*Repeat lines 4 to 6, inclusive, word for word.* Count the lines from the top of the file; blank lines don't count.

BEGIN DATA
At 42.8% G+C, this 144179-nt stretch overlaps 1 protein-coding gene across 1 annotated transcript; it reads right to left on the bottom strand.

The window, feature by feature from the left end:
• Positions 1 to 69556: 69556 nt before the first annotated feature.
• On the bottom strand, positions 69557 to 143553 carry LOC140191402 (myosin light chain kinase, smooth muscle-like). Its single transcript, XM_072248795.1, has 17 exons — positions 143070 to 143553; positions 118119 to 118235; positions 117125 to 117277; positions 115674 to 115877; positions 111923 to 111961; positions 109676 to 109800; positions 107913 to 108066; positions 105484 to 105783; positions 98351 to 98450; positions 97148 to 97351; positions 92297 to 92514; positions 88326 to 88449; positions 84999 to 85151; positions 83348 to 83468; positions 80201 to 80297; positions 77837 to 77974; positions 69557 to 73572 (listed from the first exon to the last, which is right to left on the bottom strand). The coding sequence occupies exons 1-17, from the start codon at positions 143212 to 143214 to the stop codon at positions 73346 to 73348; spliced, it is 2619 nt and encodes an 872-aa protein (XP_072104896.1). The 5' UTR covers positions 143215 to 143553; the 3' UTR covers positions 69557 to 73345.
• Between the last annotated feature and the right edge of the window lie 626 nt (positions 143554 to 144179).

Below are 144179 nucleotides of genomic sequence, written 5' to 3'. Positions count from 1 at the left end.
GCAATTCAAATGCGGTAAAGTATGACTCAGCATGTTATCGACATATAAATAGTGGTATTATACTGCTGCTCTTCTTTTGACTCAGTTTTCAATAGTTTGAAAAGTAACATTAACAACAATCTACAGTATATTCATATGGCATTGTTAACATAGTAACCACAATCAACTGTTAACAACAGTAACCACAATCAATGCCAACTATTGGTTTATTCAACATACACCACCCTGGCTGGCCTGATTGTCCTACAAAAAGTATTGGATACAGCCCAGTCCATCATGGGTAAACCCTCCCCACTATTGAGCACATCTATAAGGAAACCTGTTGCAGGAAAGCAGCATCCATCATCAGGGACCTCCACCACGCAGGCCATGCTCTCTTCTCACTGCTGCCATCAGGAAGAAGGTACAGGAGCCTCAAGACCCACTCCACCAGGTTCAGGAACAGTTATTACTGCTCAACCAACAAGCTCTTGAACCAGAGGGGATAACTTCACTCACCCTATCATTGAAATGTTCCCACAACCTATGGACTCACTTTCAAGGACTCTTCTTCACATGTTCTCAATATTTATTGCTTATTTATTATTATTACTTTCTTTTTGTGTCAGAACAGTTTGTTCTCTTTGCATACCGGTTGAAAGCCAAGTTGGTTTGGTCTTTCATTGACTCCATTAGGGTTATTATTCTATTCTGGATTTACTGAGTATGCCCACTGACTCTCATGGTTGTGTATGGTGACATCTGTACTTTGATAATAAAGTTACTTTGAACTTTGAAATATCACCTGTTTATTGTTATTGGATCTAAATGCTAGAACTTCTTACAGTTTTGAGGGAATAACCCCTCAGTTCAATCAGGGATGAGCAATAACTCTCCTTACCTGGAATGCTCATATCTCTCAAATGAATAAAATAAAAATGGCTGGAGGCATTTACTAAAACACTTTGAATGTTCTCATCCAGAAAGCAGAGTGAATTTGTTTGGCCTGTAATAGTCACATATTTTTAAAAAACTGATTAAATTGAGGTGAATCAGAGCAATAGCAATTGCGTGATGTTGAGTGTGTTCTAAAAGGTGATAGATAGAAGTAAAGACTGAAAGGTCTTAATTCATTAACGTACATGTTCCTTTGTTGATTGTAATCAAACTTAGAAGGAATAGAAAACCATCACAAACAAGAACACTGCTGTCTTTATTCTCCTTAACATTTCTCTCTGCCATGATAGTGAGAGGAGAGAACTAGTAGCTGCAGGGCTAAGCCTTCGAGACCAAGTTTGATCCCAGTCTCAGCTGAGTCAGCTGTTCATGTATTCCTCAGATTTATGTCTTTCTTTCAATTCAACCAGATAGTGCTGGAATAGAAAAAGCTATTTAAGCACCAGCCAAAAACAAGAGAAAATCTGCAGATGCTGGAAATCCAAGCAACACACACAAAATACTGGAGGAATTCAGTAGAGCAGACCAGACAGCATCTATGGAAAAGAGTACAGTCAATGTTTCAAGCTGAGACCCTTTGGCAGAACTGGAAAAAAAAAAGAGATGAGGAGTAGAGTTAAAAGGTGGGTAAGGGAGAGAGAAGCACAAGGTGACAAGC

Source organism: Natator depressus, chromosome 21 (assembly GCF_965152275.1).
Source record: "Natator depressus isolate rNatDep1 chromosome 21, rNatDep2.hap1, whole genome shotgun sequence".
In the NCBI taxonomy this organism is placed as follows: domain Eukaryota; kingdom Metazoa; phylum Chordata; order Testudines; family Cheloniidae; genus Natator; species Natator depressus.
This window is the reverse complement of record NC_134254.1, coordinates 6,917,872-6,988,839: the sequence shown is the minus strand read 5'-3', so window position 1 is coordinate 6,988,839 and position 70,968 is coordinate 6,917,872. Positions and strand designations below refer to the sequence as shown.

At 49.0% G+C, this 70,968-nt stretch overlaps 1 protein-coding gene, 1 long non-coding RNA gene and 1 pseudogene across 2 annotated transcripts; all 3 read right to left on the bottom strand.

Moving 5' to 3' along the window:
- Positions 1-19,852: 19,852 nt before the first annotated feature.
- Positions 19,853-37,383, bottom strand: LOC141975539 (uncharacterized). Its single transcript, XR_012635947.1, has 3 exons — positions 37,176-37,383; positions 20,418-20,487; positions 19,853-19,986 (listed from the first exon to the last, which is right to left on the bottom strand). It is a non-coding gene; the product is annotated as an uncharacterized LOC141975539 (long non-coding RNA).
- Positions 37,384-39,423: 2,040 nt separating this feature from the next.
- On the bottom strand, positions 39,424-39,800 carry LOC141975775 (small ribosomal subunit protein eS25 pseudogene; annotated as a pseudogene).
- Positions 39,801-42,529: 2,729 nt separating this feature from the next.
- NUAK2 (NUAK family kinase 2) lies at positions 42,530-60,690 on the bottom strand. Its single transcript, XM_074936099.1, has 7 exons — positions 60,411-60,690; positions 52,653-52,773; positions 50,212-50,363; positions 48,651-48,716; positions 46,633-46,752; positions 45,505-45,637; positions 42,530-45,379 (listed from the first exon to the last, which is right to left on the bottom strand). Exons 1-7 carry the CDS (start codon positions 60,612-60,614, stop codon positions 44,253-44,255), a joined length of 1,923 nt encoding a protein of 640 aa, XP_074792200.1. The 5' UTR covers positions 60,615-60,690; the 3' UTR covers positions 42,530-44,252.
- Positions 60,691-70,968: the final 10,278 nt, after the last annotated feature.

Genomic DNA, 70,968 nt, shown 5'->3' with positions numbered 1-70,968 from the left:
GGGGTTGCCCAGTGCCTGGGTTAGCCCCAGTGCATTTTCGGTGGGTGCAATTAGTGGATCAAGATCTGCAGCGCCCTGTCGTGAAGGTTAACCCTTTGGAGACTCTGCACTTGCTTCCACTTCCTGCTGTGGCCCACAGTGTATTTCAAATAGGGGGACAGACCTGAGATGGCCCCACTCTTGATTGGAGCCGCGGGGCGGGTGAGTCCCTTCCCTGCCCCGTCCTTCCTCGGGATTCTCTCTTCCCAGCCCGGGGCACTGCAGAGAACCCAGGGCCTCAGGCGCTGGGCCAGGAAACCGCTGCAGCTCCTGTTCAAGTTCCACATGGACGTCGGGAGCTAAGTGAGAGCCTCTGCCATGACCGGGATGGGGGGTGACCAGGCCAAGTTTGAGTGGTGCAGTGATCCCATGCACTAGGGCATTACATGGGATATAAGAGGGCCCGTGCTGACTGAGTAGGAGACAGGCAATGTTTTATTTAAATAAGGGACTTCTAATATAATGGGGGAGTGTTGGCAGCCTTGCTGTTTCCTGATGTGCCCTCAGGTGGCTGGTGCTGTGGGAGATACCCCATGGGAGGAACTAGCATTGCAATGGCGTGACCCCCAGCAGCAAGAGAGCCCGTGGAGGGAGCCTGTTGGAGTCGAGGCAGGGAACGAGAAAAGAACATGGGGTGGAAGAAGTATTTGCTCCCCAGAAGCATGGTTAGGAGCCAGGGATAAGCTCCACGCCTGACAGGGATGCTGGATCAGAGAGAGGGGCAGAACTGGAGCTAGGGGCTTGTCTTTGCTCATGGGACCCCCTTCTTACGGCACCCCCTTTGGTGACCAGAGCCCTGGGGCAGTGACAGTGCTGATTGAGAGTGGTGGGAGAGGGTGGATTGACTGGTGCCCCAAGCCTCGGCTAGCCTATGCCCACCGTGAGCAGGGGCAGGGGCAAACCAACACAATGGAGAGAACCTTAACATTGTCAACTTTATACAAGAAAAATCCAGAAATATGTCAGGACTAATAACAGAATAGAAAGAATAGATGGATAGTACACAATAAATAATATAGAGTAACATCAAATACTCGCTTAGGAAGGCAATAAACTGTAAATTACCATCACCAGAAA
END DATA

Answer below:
• On the bottom strand, positions 69557 to 143553 carry LOC140191402 (myosin light chain kinase, smooth muscle-like). Its single transcript, XM_072248795.1, has 17 exons — positions 143070 to 143553; positions 118119 to 118235; positions 117125 to 117277; positions 115674 to 115877; positions 111923 to 111961; positions 109676 to 109800; positions 107913 to 108066; positions 105484 to 105783; positions 98351 to 98450; positions 97148 to 97351; positions 92297 to 92514; positions 88326 to 88449; positions 84999 to 85151; positions 83348 to 83468; positions 80201 to 80297; positions 77837 to 77974; positions 69557 to 73572 (listed from the first exon to the last, which is right to left on the bottom strand). The coding sequence occupies exons 1-17, from the start codon at positions 143212 to 143214 to the stop codon at positions 73346 to 73348; spliced, it is 2619 nt and encodes an 872-aa protein (XP_072104896.1). The 5' UTR covers positions 143215 to 143553; the 3' UTR covers positions 69557 to 73345.
• Between the last annotated feature and the right edge of the window lie 626 nt (positions 143554 to 144179).

Below are 144179 nucleotides of genomic sequence, written 5' to 3'. Positions count from 1 at the left end.